Bought a car, joined a gym or made travel plans before you got your pink slip? You may be able to get a bailout. Attuned to the country’s growing unemployment problem, some companies are cutting a break for consumers who’ve recently lost their jobs.

Just ask my mom. She recently got let go from her company and managed to slash her local gym membership by $30 a month, the Comcast (Stock Quote: CMCSA) cable bill by $50 a month and her car insurance by $1,000 a year just by calling each sales rep and letting them know about her recent layoff.

Here’s a roundup of specific layoff deals we found. (Keep in mind that even if it’s not advertised, or a company doesn’t have a specific program, you should still call and ask for a refund wherever you’ve made a big ticket commitment, just like my mom did.) And in all cases, prepare to show proof, in writing, that your job was terminated.

Archstone-Smith. The property company agrees to let New York City renters who’ve signed or renewed a lease between March 2 and March 31 in one of its buildings a get-out-of-lease free card. The offer is part of the Archstone Lease Assurance Program and ends March 31.

YMCA and Fitness Centers. Participating YMCAs around the country are offering an “Out of Work Workout,” which may include a significant reduction in membership costs or up to three months free membership to existing members who’ve recently been laid off. For everyone else they may be able to score one month free. Check with your local branch. Also, if you’re a member of a private gym ask if they’ll cut you a break for recently losing your job, like my mom did. Maybe you can get out of your contract without a penalty, or receive a nice monthly discount.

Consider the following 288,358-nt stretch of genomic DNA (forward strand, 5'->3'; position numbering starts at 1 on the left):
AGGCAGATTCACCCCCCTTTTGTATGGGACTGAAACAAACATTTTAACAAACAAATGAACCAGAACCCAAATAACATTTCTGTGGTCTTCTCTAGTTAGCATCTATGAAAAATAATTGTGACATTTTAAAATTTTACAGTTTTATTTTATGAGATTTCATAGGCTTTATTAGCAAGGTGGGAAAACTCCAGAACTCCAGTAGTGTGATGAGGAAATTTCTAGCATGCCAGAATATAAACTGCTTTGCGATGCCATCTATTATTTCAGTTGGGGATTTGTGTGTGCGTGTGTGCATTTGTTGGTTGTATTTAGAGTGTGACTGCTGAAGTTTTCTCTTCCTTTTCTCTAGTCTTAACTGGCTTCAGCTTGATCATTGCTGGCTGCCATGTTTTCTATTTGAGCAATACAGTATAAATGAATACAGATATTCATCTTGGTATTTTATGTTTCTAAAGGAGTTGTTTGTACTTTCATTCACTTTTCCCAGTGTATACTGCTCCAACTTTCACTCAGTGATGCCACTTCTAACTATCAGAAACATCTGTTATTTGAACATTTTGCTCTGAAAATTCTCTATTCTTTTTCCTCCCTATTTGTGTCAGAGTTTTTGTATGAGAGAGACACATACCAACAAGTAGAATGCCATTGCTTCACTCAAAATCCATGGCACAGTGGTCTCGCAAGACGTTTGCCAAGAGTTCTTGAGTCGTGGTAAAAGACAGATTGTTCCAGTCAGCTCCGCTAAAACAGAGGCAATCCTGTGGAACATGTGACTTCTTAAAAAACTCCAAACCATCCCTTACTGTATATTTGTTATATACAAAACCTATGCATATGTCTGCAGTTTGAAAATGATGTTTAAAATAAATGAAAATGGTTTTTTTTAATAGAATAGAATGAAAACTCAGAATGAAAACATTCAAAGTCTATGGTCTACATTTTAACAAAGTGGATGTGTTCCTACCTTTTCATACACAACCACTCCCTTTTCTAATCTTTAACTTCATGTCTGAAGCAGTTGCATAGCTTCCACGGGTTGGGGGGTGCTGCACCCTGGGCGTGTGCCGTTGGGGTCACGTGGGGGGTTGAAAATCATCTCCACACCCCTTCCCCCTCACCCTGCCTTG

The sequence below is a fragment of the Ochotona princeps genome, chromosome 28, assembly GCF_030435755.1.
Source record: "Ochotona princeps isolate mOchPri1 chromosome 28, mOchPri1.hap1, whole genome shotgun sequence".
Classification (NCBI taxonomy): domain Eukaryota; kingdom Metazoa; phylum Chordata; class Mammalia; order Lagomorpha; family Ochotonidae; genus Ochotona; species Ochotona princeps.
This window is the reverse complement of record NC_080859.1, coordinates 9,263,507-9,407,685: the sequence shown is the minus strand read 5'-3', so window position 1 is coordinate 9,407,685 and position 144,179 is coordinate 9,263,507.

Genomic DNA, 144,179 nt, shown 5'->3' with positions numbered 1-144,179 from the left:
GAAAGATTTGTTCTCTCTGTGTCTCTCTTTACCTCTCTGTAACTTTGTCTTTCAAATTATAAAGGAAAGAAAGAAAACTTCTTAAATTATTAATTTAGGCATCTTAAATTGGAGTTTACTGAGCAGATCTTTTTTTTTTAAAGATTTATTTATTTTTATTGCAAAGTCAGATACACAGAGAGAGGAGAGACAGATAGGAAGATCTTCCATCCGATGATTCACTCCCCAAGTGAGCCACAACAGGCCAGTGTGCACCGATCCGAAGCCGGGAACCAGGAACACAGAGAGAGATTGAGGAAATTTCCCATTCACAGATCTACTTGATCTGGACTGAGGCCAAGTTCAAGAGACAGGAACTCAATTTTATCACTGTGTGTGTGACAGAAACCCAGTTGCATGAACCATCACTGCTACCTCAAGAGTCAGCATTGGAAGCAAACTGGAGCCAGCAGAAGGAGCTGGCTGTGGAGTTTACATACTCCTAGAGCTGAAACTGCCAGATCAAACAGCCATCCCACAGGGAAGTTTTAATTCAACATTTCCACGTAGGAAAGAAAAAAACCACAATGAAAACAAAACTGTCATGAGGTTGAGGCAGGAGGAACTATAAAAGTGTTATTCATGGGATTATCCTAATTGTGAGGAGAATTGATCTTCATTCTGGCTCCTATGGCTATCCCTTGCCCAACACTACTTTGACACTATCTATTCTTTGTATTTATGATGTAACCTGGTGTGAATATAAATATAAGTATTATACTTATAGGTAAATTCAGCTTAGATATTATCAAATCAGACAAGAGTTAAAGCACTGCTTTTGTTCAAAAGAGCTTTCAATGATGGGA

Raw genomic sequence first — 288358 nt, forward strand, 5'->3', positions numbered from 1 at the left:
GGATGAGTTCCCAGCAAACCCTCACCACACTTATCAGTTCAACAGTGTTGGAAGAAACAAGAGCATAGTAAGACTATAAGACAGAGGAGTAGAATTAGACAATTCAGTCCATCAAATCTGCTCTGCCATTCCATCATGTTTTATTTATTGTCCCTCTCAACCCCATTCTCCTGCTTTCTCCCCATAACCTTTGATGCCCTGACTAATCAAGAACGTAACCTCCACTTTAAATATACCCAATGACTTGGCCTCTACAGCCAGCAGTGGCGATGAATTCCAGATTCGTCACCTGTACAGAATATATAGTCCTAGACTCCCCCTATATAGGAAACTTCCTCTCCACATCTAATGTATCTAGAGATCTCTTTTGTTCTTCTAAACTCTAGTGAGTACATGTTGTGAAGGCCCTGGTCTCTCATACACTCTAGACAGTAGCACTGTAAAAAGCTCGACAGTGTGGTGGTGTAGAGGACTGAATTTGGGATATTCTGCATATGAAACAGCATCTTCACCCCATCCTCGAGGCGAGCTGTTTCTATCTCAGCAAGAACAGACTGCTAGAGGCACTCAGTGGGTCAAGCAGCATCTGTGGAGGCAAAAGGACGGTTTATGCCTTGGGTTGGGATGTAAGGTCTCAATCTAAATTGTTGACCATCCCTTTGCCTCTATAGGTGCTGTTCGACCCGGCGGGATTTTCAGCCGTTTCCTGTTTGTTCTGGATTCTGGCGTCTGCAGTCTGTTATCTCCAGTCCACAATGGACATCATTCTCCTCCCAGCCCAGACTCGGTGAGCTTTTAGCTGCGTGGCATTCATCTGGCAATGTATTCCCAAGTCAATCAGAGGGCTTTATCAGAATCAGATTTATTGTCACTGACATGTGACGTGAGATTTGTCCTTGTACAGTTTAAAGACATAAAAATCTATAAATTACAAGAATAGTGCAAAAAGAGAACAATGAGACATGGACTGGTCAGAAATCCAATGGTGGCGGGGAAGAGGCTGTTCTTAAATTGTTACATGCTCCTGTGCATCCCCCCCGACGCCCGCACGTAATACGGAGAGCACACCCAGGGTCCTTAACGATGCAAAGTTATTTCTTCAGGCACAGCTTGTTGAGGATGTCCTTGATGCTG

Cultural Care Au Pair. As part of its “Peace of Mind Guarantee” the childcare program vows to offer a refund of the unused portion of the program fees and move the au pair to another host family, in the event of an involuntary job loss.

Hyundai. The auto company announced earlier this year that will let laid off buyers return vehicles purchased within the past year. The offer also applies to those who’ve become physically disabled, self-employed or gone bankrupt.

Jos. A. Bank. The nationwide men’s clothier (Stock Quote: JOSB) said it will give a $199 refund for suits bought prior to April 9 for customers who lose their jobs between April 16 and July 1. Don’t lose your receipt!

eCruises. The travel site now says you can cancel a booked cruise for a 100% cash refund if you’ve lost your job. The cancelation applies to everyone booked under your reservation. Just make sure you sign up for eCruises’ free comprehensive travel insurance when you make a reservation.

Minnesota Timberwolves. The NBA team agrees to give you a full refund on any unused season tickets if you lose your job this year.

Auto insurance. It’s not advertised widely but if you’ve been laid off and are using your car less you shouldn’t be paying the same amount for your car insurance. Call up your agent and explain you’re using your car less frequently since that will change how the insurance company underwrites your policy. To them, you’re technically not as high risk of a client, so you shouldn’t have to pay as much as before. The average cost for auto insurance in this country is roughly $800. If you can shave off even just 15%, that’s a potential $120 savings a year.

JetBlue. As part of its “Promise Program,” the carrier says it will fully refund ticket purchases for some customers who lost their jobs after booking a flight or vacation package. JetBlue’s (Stock Quote: JBLU) program ends June 1. You need to cancel the trip at least two weeks before the flight for a full refund. If you cancel later than 14 days prior to the trip you will instead receive JetBlue credit (minus the $100 cancellation fee) towards rebooking for a future date.

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